A narrative history, this book integrates recent scholarship on race and gender into the story of The South. In clear, succinct prose, it surveys the sweep of southern history from Jamestown to the present, with special attention to the Old South and to the social, economic, and political changes that have created the New South of today. A concise, simple, narrative history is provided, leading readers into further analysis of southern history through absorbing narrative. New scholarship is integrated into the narrative. Balanced coverage of the South provides readers with equal coverage of the post-Civil War South and the Old South (five chapters dedicated to each). Historians.
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The South: A Concise History provides a narrative history of the nation's most distinctive region from 1492 to the present, with special attention to the Old South and to the social, economic, and political changes that helped create the New South. Designed to be accessible to college students and the average reader alike, The South provides a narrative framework' for analysis of the themes of southern and national history.
Incorporating new scholarship on race, class, and gender, The South illustrates—through narrative and example—how these issues affected ordinary people while contributing to the region's history.
Additionally, the text devotes as much time to the post-Civil War South as to the Old South, particularly the South after World War II, thus providing context for contemporary regional culture and politics.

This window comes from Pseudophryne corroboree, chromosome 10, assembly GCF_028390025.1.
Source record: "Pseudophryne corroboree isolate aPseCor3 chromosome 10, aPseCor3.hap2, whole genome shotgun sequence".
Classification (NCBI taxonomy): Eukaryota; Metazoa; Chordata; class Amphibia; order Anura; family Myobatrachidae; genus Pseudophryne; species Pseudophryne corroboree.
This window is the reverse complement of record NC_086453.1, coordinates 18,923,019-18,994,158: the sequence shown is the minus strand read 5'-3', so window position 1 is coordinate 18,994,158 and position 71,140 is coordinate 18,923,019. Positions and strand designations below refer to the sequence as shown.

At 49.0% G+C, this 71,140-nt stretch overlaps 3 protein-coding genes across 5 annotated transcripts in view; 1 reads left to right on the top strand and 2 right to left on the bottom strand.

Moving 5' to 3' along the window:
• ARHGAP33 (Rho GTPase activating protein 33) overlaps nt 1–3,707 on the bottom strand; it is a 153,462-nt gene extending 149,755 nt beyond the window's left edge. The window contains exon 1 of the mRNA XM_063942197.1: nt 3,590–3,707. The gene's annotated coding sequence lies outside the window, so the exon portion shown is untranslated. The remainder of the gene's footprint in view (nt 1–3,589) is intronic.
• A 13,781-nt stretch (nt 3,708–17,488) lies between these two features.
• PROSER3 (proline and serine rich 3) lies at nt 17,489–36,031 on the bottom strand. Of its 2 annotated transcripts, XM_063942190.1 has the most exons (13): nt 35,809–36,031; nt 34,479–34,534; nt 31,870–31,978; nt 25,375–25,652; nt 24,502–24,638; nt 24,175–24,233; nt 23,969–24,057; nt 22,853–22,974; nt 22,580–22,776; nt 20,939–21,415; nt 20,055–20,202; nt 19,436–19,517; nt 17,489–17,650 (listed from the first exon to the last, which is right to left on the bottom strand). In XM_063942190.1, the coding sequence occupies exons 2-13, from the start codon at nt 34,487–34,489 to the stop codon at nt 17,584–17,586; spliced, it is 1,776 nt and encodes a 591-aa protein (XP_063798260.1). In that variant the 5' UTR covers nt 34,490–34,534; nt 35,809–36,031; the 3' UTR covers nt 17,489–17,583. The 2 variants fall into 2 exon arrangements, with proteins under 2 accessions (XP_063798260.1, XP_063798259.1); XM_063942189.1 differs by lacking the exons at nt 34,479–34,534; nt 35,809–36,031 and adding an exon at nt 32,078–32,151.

Volume I covers Southern history from 1492 to the Reconstruction era, investigating such topics as the role the South played in the new nation, the meaning of liberty in a slave society, southern politics from Washington to Jackson, and myths and misconceptions about the South.
Volume II examines the South from the Reconstruction era to the present, including the New South economy, Jim Crow, Southern Progressivism, the impact of the World War II on the southern home front, the Civil Rights movement, and the Sunbelt economic boom.Excerpt. © Reprinted by permission. All rights reserved.:
Although I am a native Southerner, born and raised in rural Tennessee, I teach southern history at Bloomsburg University of Pennsylvania, a small state college in the North. My students think southern history is dramatic, full of exotic characters and exciting events. They are fascinated by the Old South and the Civil War, moved by the Civil Rights Movement, and curious about southern culture and folkways. Their interest is partly practical: many of them will be moving south in search of work after graduation.
For my southern history class, I wanted to assign a series of primary texts, essays, scholarly articles, and fiction pieces, but I knew that my students would need a textbook for background. Unable to find the sort of concise narrative history I wanted, I wrote this book.